Student roles in cultivating school culture


Michael Niehoff, an educator who has taught student leadership for the past 20 years, shares his experience in having students take active roles in shaping their school’s culture in a piece for Getting Smart called Letting Students Lead School Culture. Niehoff notes that challenges related to school culture are often adult-led policies and initiatives that do not engage students in the process. His experiences involve teaching student leaders to create opportunities for all members of the student body to participate in and define the culture of their school. The result is often a new and deeper level of learning while cultivating a culture of equity, opportunity, learning, and connectedness. Read more about his work at the Buchanan High School in Central California below. 

Throughout my collective experiences as a teacher, advisor and site leader, I have consistently witnessed students producing amazing, powerful, relevant and impactful work when given the opportunity and support. One of those experiences that truly transformed me, my students and our school was when I was a Student Activities Director/Leadership Advisor for six years at Buchanan High School in Central California. My students produced amazing projects that impacted the culture of the school, as well as the overall student experience for many.

…I made it my mission to recruit as many diverse student leaders as I could, as well as challenge, said leaders to reach and connect, personally somehow, with every student at the school. As an educator, it always bothered me that we had students that dislike school, didn’t feel that there was something there for them and were not connected in any way to people or pursuits at the school.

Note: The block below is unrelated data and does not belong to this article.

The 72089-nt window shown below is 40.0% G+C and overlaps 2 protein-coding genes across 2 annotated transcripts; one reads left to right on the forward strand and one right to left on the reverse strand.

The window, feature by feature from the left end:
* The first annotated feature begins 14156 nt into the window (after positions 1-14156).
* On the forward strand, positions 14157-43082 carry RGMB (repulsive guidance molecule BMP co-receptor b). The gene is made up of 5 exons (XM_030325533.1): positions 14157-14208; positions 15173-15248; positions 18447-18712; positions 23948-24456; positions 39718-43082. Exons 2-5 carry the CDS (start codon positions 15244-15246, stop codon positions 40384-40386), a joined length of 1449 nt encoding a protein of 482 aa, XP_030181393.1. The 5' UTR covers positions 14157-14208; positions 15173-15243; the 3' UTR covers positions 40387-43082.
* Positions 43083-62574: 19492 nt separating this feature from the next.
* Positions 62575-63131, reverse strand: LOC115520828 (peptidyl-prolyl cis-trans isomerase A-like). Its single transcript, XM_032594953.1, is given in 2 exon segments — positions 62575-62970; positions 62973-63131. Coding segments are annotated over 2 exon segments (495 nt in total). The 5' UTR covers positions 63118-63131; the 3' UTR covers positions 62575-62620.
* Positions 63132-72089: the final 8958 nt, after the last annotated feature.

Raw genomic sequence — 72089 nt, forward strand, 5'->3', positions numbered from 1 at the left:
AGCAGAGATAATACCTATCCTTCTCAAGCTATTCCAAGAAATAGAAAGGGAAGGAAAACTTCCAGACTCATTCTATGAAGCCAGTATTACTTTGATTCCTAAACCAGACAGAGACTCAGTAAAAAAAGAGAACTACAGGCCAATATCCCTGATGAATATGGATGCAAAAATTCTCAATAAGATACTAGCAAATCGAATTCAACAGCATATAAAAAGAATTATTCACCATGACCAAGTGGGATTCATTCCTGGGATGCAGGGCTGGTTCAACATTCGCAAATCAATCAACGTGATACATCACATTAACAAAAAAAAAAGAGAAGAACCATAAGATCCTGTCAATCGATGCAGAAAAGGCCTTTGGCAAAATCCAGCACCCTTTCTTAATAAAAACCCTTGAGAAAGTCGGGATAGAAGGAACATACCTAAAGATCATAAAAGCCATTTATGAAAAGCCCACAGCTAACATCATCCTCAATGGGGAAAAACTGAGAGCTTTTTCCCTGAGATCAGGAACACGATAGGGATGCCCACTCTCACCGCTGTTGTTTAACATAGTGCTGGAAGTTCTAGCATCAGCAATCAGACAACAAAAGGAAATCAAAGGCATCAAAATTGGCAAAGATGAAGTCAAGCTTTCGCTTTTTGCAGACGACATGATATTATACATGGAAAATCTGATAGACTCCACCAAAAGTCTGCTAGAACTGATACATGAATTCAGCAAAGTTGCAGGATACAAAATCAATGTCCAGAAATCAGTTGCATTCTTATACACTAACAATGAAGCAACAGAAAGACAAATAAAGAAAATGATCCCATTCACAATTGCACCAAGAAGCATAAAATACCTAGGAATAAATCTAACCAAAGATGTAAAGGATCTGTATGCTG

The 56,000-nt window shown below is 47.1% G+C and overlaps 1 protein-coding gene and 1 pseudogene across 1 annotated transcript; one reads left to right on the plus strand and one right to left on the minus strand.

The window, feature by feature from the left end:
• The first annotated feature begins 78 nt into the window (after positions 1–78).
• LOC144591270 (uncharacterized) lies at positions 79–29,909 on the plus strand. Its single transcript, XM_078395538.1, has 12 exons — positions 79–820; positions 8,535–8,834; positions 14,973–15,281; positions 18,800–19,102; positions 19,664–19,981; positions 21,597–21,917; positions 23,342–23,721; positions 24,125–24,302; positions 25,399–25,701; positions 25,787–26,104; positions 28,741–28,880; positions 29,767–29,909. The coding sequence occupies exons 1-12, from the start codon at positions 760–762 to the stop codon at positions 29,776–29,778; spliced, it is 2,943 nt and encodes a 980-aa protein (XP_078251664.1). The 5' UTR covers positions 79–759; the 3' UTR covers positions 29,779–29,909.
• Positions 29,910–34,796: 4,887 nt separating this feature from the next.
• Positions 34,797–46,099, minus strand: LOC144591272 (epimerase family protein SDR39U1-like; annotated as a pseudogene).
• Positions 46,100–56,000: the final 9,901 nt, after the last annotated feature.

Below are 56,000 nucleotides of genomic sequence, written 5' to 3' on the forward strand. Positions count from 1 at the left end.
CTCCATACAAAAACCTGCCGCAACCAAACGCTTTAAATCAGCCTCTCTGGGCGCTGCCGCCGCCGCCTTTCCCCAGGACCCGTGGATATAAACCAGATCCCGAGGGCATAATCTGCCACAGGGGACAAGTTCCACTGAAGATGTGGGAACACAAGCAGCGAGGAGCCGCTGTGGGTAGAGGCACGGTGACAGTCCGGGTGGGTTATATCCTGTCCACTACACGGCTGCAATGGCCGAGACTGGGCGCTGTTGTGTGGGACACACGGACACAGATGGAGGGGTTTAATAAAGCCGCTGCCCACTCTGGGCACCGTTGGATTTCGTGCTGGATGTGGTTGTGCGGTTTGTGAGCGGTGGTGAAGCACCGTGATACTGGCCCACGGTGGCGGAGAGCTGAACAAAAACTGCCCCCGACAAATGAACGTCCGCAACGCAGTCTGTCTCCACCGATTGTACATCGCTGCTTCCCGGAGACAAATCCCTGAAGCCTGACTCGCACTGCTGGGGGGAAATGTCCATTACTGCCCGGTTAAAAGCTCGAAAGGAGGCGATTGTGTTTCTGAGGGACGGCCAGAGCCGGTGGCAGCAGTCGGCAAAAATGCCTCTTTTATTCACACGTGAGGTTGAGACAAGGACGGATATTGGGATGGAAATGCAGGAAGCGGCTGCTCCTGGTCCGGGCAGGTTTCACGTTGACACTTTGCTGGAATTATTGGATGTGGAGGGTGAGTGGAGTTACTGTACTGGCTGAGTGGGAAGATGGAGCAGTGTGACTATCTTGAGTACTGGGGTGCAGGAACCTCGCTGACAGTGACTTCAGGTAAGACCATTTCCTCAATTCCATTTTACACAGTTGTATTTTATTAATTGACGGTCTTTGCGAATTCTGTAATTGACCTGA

…Less than a year later, Columbine happened. And we were reminded, more than ever, that we should be striving to help people feel connected to their peers, school and community. Since then, we’ve been reminded repeatedly. But typically, educators attempt to address these challenges – which are cultural challenges of a school – by launching adult-led programs, initiatives and policies. Rarely do we look to our students to help address these issues.

I challenged my students by sharing with them the mission and vision. We adopted the Pearl Jam song “Jeremy” as our anthem in discussing with one another how to connect to the disconnected.

Students can gain valuable career and life skills as leaders, all while having a significant impact on their peers, their school and their community. Here are six categories that provide outlines and specific examples for how student leaders can create and implement avenues for all students to experience a positive school environment and a new, deeper level of learning:

1. Service-Based Learning

We’ve known for a long time the benefits of students getting involved in service-based learning opportunities. They have often participated in order to meet college admission goals, school graduation requirements, student club expectations and more. Educators have embraced it knowing that it transforms the learner. It’s a great thing to get students to volunteer and perform service activities–but it’s even better when students get one another to do it as well… Read the full article here.

2. Social-Emotional Learning